Categories: Male Authors - Anglophone Authors - Authors of Non-Fiction - Saint John River Valley
George MacBeath received the Order of New Brunswick and the Order of Canada in recognition of his dedication to the preservation and presentation of Canada’s heritage. A graduate of the University of New Brunswick (1946) and the Sorbonne, Université de Paris (1949 master’s, 1955 doctorate), he was the first director of the Ontario Science Centre, curator and director of the New Brunswick Museum, and the deputy minister of Heritage for the government of New Brunswick.
Dr. MacBeath was instrumental to the establishment of the province’s two major living heritage museums, Kings Landing and le Village Historique Acadien, as well as the Provincial Archives of New Brunswick and the Archives Act. He hired the first provincial archaeologists and supported their co-operative work with Metepenagiag (Red Bank) First Nations, which led to the declaration of two national historic sites (Augustine Mound and Oxbow) and provided 3,000-year-old cultural information used in exhibits, publications and films. The Metepenagiag Heritage Park opened in 2007.
Dr. MacBeath has served as chairman of the board for Kings Landing Corporation; a member of the first board of governors of the Beaverbrook Art Gallery; the New Brunswick representative on the Historic Sites and Monuments Board of Canada; president of the Canadian Museums Association; founding member of the Association for Preservation Technology and of the Canadian Art Museums Directors Organization; director and Fellow of the Canadian Geographical Society; chairman of the Military Compound Board; and program coordinator for the New Brunswick Bi-Centennial.
Dr. MacBeath has published twenty-nine biographical sketches of exceptional early New Brunswick and Canadian personages, and a school text on the history of New Brunswick. He also published Great Maritime Achievers in Science and Technology, and co-authored A History of the Former York County Jail.
How has New Brunswick influenced your work?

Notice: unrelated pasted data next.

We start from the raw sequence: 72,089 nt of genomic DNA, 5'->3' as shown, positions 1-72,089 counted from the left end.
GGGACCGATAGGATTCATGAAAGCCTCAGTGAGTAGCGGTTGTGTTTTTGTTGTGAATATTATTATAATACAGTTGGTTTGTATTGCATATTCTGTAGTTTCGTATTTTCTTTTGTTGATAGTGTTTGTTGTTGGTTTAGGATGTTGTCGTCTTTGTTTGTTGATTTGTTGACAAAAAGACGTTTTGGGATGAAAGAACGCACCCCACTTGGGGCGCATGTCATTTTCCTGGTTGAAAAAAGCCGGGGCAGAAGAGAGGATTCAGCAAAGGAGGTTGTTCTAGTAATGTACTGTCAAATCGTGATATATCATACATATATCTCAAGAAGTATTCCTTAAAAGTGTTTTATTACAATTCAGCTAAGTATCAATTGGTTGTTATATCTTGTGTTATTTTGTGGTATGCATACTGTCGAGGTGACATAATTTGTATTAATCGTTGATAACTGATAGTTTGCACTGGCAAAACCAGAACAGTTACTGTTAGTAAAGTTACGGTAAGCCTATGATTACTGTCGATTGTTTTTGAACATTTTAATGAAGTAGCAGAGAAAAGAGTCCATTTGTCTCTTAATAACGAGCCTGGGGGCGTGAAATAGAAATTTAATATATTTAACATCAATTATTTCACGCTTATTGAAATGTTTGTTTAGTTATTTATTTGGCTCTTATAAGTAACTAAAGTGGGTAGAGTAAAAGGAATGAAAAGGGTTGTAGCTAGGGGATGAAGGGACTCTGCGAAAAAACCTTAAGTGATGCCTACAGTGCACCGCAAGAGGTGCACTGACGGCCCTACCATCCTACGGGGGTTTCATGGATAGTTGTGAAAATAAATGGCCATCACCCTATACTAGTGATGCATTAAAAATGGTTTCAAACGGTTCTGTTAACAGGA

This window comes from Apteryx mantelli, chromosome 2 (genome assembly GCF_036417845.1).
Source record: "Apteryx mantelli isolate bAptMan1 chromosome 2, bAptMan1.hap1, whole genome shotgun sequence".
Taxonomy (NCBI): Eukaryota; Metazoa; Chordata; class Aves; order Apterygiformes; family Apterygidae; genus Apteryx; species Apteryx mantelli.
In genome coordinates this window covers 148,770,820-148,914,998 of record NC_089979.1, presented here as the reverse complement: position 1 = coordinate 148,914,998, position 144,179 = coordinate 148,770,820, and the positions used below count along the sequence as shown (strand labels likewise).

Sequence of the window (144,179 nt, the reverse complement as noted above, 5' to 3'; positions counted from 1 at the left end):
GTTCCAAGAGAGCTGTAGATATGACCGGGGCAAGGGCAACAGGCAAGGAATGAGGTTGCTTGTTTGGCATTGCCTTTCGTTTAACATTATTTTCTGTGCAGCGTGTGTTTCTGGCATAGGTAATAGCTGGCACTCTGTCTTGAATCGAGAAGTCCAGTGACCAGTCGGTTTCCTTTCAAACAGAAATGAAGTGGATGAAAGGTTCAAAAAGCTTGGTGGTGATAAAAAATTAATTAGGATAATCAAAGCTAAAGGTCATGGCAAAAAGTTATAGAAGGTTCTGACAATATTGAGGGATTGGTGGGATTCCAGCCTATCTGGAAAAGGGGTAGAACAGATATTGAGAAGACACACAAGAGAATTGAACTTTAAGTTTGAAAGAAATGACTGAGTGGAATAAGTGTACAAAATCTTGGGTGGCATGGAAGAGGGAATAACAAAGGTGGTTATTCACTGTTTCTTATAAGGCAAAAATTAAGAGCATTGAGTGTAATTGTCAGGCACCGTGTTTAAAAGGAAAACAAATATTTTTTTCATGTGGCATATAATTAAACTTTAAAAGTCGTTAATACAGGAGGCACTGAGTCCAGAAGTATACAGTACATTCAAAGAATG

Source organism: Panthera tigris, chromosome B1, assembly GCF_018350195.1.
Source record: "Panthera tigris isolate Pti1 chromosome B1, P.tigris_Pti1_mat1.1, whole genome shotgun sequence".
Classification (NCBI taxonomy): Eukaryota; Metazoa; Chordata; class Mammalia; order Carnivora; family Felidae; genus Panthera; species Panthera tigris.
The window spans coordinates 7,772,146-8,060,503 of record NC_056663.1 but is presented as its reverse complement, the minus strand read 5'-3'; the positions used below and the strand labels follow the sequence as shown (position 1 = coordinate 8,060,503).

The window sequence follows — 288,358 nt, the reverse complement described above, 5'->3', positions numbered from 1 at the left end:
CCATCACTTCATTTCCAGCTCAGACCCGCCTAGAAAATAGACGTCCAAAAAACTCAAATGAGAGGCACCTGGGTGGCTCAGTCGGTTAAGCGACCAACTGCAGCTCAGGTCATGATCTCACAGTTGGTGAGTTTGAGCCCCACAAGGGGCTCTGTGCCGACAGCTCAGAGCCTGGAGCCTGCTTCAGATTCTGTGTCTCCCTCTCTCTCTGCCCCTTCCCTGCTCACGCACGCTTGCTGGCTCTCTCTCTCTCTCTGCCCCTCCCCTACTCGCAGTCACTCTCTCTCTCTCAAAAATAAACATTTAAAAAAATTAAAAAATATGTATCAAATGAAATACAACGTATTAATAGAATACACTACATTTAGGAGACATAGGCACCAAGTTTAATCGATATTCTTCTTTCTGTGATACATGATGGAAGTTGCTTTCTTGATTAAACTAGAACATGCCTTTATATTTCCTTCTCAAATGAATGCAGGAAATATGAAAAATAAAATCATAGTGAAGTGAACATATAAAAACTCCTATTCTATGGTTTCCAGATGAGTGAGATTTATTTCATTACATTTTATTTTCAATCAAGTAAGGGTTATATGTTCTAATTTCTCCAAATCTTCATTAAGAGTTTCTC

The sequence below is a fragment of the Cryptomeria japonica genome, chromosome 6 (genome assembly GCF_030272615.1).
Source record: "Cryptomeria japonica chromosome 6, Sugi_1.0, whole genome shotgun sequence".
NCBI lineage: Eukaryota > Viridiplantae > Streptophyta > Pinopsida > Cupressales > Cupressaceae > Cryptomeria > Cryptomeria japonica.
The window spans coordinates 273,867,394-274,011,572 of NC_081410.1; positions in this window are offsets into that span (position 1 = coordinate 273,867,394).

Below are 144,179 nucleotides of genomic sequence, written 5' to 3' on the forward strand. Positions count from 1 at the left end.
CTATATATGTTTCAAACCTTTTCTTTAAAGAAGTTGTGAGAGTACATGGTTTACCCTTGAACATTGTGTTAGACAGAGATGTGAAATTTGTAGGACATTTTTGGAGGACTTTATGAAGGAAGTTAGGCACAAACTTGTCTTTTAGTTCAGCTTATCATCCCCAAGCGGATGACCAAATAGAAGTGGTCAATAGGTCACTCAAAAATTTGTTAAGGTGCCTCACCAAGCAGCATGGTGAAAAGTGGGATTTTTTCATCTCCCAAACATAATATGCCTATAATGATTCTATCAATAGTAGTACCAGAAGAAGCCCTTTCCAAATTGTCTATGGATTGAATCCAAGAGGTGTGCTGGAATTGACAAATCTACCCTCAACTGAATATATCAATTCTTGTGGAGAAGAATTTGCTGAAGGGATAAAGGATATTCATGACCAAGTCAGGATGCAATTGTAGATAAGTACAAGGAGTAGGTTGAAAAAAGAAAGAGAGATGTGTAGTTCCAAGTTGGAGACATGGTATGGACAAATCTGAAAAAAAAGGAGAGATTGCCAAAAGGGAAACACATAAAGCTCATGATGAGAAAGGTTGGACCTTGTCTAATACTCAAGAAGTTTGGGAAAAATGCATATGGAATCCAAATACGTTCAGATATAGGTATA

Profoundly so – you know, I’m a proud New Brunswicker. I was away from the province on two occasions. I loved living in Paris with my brand new wife and I unexpectedly got a job offer to come back to New Brunswick. I left Paris with a real feeling of sadness, but once I got back to New Brunswick, life was different – I was able to do things, able to accomplish a great deal. I was lured away to Ontario to become the first director of what became the Ontario Science Centre, then Louis Robichaud brought me back to New Brunswick and I haven’t regretted it a bit.
What is your favourite New Brunswick book, and why?
The writings of Dr. William F. Ganong – he was a botanist by training. He grew up in West Saint John, one of the Ganongs from the chocolate factory in Saint Stephen. He attended UNB, and went on to earn a doctorate in biology from the University of Munich in Germany.
His career was teaching botany in the United States, but he never forgot the fact that he was a New Brunswicker, and every summer he spent months studying and exploring New Brunswick and in the process he became very familiar with the entire province.
He was a member of the Royal Society of Canada, and one of the things that I’m interested in, is – he had the wit to write the postmasters of all the post offices in New Brunswick and ask what each of those postmasters could tell him about their communities, and to ask who else in the communities to contact for more information. As a result of that research he compiled multiple publications about the province, including placenames (A Monograph of the Place-Nomenclature of the Province of New Brunswick), and then another manuscript regarding the history of the various settlements in New Brunswick (A Monograph of Historic Sites in the Province of New Brunswick).
I was for many years on the staff of the New Brunswick Museum, first as history curator and later as director, and one of the rooms in the Museum was the Ganong room. It was named for Dr. Ganong and it is where we housed his library and notes – as far as I know they are still there and available to students who want to study them. I was certainly one of those students. I have the greatest admiration for that man and what he accomplished.
What do you consider to be the highlight of your career so far?
Receiving the Order of New Brunswick – there have fortunately been many honours in my life, but for me that is the top one. I’m also a member of the Order of Canada. I’m very proud of the earned doctorate I received from the Sorbonne.
|Order of Canada
|Order of New Brunswick
The York County Jail : A Brief Illustrated History